HAMBURG-In previously un-treated women with advanced breast cancer, doxorubicin (Adriamycin) yields a higher response rate and longer progression-free survival than does paclitaxel (Taxol), according to the results of a randomized crossover trial conducted by the EORTC and presented at the Ninth European Cancer Conference (ECCO 9).
HAMBURGIn previously un-treated women with advanced breast cancer, doxorubicin (Adriamycin) yields a higher response rate and longer progression-free survival than does paclitaxel (Taxol), according to the results of a randomized crossover trial conducted by the EORTC and presented at the Ninth European Cancer Conference (ECCO 9).
Doxorubicin as first-line treatment of advanced breast cancer followed by paclitaxel should be preferred to the reverse sequence, said Study Coordinator R. Paridaens of the University of Leuven (Belgium).
However, Dr. Paridaens warned, the increased antitumor activity of doxorubicin is achieved at the expense of greater hematologic, gastrointestinal, and cardiac toxicity.
The EORTC investigators randomized 331 chemotherapy-naïve patients to receive either paclitaxel, 200 mg/m2 over 3 hours every 3 weeks, or doxorubicin, 75 mg/m2, over 5 to 15 minutes every 3 weeks to a maximum cumulative dose of 525 mg/m2.
Crossover to the alternative regimen for second-line treatment was mandatory for women who exhibited progressive disease during the first seven courses and was optional for women who later showed progressive disease.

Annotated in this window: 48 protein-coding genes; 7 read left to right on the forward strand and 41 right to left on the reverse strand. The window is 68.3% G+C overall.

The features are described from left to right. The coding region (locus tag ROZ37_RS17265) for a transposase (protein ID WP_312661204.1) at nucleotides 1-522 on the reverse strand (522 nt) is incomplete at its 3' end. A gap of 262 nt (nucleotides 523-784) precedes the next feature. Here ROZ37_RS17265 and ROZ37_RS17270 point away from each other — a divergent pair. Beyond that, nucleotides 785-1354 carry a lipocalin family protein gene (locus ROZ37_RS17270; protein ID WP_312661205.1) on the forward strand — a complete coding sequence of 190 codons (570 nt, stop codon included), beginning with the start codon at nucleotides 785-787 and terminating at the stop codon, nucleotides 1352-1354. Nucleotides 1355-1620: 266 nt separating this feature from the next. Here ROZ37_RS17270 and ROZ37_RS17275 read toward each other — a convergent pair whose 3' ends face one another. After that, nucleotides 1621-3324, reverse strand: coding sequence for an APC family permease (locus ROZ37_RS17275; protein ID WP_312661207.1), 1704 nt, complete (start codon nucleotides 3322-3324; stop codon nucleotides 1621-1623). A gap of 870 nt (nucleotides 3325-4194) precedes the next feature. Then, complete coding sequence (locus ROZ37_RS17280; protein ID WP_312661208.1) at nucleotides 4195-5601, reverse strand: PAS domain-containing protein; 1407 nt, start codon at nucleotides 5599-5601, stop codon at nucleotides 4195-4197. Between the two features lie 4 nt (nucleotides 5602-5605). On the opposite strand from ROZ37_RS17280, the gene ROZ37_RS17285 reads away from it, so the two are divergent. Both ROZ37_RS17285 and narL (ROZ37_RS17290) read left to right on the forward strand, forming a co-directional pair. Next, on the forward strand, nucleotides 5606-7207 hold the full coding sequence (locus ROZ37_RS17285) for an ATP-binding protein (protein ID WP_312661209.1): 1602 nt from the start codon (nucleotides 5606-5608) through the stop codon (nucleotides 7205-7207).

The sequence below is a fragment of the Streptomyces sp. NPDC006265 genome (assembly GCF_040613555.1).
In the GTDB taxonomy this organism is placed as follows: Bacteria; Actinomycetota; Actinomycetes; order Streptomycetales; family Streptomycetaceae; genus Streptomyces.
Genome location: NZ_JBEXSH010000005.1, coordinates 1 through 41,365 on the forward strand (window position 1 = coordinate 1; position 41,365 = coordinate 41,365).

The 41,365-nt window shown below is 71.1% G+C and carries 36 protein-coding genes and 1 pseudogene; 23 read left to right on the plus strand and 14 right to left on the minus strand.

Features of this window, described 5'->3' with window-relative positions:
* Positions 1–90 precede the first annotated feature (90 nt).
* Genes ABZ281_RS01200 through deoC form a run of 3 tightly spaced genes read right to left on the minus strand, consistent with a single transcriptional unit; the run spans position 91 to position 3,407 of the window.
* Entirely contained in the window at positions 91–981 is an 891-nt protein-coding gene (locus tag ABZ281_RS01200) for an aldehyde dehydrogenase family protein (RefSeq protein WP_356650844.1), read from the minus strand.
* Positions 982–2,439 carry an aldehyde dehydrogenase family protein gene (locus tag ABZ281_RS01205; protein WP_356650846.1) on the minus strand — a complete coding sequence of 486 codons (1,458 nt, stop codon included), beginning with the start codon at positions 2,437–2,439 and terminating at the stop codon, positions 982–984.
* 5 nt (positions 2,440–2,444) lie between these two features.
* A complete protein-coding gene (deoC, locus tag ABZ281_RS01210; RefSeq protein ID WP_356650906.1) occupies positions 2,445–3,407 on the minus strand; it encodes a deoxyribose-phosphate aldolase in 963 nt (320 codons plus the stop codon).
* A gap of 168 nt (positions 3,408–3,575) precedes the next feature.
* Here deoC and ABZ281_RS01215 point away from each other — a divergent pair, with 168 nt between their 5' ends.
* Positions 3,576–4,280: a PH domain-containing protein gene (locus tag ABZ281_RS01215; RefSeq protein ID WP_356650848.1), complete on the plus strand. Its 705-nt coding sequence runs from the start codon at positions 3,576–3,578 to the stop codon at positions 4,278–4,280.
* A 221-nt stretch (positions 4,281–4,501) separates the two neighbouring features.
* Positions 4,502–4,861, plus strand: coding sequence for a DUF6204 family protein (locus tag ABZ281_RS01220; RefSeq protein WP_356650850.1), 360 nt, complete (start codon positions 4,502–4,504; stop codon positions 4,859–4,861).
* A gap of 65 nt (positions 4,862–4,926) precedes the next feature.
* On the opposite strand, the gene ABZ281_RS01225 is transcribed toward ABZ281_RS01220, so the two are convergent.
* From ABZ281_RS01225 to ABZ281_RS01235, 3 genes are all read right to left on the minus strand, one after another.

Significant Difference in Response
We had a significant difference in the objective response rate to first-line treatment25% with paclitaxel and 41% with doxorubicin, Dr. Paridaens reported.
The curves for progression-free survival showed a major and significant advantage in favor of the doxorubicin group, he said. Median progression-free survival was 7.6 months for women who received first-line doxorubicin therapy, compared with 4.1 months for their paclitaxel-treated counterparts.
Among women who were resistant to doxorubicin and crossed over to second-line paclitaxel, the tax-ane produced a partial response rate of 13% and was associated with progressive disease in 46% of cases.
In contrast, Dr. Paridaens noted, partial responses were observed in 30% of paclitaxel-resistant patients who were crossed over to doxorubicin, and progressive disease was seen in only 16% of this group. There is no cross-resistance between the two drugs, whatever the sequence of administration, he said.
For overall survival, first-line doxorubicin was always superior, although the P-value did not reach significance, Dr. Paridaens said. The duration of survival was 18.4 months for patients starting with doxorubicin, compared with 15.2 months for those who initially received paclitaxel.
Doxorubicin was linked with a higher incidence of vomiting (13% vs 2% with paclitaxel), stomatitis (15% vs 1%), and cardiotoxicity (5% vs 1%), and with a slightly though not significantly higher rate of documented infections. Neurotoxicity, on the other hand, was more common during taxane treatment (9% versus 0%).
Quality of life, as assessed by the Rotterdam Symptom Checklist and the EORTC QLQ-C30, did not differ significantly between the two treatment arms. After three cycles of doxorubicin treatment, patients were experiencing more side effects but reporting less bone pain and better overall pain control.
A particularly interesting finding in this study, Dr. Paridaens said, was that baseline global quality of life was a good predictor of later survival.